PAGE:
In a recent BMJ Today, I explained that The BMJ maintains an educational section called Endgames aimed at junior doctors preparing for their postgraduate examinations.
What I didn’t say was that most case reports and picture quizzes published so far are aimed particularly at hospital doctors rather than primary care doctors (GP’s/family physicians).
We would like to make Endgames relevant for GPs too, which is why we want to start a new series of Endgames case reports and picture quizzes that will specifically address the learning needs of GPs in training. We want to try keep a similar format (clinical vignette, questions with short and long answer, and patient outcome) but we’re well aware that the types of questions will need to be different in order to cater for the particular circumstances of primary care practice, where doctors attend to patients in earlier stages in the natural history of disease and thus face much more uncertainty regarding diagnosis and management, deal with patients with multiple co-morbidities and complex social and family problems, access to exams is much more limited than in hospital, and management often just relies on just history taking, physical examination and good judgement.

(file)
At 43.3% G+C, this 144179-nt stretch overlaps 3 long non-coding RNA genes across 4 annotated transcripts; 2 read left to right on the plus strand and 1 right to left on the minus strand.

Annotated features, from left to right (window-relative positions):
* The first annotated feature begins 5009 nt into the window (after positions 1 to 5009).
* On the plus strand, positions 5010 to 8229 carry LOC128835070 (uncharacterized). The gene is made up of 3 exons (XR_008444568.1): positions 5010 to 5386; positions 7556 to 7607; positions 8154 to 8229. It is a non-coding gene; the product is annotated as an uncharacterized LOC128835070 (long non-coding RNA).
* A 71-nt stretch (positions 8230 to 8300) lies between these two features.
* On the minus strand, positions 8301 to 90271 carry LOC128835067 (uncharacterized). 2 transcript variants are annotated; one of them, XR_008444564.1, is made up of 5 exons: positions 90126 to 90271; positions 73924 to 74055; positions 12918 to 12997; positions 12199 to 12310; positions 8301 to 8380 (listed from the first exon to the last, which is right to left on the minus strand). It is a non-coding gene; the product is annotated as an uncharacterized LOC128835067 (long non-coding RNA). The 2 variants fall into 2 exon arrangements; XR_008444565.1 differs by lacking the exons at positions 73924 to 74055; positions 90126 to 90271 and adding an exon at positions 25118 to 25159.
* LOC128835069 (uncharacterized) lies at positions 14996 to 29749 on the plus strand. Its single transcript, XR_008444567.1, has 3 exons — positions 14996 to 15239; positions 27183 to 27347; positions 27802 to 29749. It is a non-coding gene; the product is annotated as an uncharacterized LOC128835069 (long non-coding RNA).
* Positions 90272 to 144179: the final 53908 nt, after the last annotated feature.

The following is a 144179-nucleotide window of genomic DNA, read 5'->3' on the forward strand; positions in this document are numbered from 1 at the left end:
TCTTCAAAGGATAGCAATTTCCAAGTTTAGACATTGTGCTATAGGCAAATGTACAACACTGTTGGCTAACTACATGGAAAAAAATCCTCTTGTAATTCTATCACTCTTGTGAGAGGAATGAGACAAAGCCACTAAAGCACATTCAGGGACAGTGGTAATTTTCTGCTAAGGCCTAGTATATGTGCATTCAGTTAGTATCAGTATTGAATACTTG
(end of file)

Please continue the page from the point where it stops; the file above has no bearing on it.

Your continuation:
Finally, don’t forget that GP’s don’t always make formal diagnoses. So we will be looking for questions in case reports and picture quizzes like, just to give a few examples, “What do these clinical findings mean?,” “Are there red flags?”, “Should you refer this patient?”, “Is the patient’s social and family history relevant in this case?” or “What advice would you give to patients or relatives?”
All articles will be peer reviewed, and we can’t of course guarantee publication. But if you are a GP trainee or a GP, and are interested in writing case reports or picture quizzes, then I would like to hear from you
Moreover, the latest NICE guideline summary, on diagnosis and management of community and hospital acquired pneumonia, offers a lot of useful advice to GPs. I found the part about identifying patients presenting with symptoms of lower respiratory tract infection who may, or may not benefit from antibiotic therapy, particularly useful, even though it requires access to point of care C reactive protein tests, which may not be available locally. The other relevant bit for GP’s of the guideline summary is the CRB65 score, that is intended to help the GP ascertain whether patients with a suspected community acquired pneumonia should be treated at home or in hospital.
Creating more relevant content for GPs is one of The BMJ’s wishes for the New Year.
Tiago Villanueva is assistant editor, The BMJ.